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  18. Jason Kawall (1999). The Experience Machine and Mental State Theories of Well-Being. Journal of Value Inquiry 33 (3):381-387.
    It is argued that Nozick's experience machine thought experiment does not pose a particular difficulty for mental state theories of well-being. While the example shows that we value many things beyond our mental states, this simply reflects the fact that we value more than our own well-being. Nor is a mental state theorist forced to make the dubious claim that we maintain these other values simply as a means to desirable mental states. Valuing more than our (...)
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  19. William Lauinger (2013). The Missing-Desires Objection to Hybrid Theories of Well-Being. Southern Journal of Philosophy 51 (2):270-295.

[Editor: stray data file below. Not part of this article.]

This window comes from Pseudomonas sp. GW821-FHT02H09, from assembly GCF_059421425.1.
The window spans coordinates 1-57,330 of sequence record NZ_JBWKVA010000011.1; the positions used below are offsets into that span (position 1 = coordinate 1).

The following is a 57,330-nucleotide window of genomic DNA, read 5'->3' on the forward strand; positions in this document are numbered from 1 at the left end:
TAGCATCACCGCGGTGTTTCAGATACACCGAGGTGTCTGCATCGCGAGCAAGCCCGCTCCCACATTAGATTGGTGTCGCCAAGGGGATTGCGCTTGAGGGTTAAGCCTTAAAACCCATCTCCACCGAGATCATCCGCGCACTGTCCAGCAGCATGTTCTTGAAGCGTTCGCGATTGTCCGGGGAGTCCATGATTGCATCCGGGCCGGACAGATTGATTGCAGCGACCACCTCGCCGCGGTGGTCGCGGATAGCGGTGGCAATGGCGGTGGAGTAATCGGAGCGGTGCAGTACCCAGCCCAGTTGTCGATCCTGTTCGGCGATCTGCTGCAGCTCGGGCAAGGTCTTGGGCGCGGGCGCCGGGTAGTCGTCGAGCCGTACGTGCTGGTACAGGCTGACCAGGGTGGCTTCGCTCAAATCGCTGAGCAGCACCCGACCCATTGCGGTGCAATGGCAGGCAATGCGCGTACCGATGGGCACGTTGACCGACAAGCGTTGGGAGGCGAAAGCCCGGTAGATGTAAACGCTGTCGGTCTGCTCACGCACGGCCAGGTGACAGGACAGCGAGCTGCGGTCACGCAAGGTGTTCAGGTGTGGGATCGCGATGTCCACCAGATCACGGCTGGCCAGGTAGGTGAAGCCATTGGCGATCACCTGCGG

Many philosophers have claimed that we might do well to adopt a hybrid theory of well-being: a theory that incorporates both an objective-value constraint and a pro-attitude constraint. Hybrid theories are attractive for two main reasons. First, unlike desire theories of well-being, hybrid theories need not worry about the problem of defective desires. This is so because, unlike desire theories, hybrid theories place an objective-value constraint on well-being. Second, unlike objectivist theories of (...), hybrid theories need not worry about being overly alienating. This is so because, unlike objectivist theories, hybrid theories place a pro-attitude constraint on well-being. However, from the point of view of objectivists, hybrid theories are not objectivist enough, and this can be seen clearly in missing-desires cases. For instance, hybrid theories entail that, if someone lacks the desire for health, then health is not a component of her well-being. This, objectivists say, is implausible. It is obvious, objectivists say, that someone’s life goes better for herself inasmuch as she is healthy, and hence that health is a component of her welfare. This paper focuses on the missing-desires objection (as leveled by objectivists) to hybrid theories of well-being. My argument is that the missing-desires objection can be answered in a way that is generally convincing and, in particular, in a way that pays a good deal of respect to objectivist intuitions about well-being. My hope, then, is that this paper will help to persuade objectivists about well-being to become hybrid theorists. (shrink)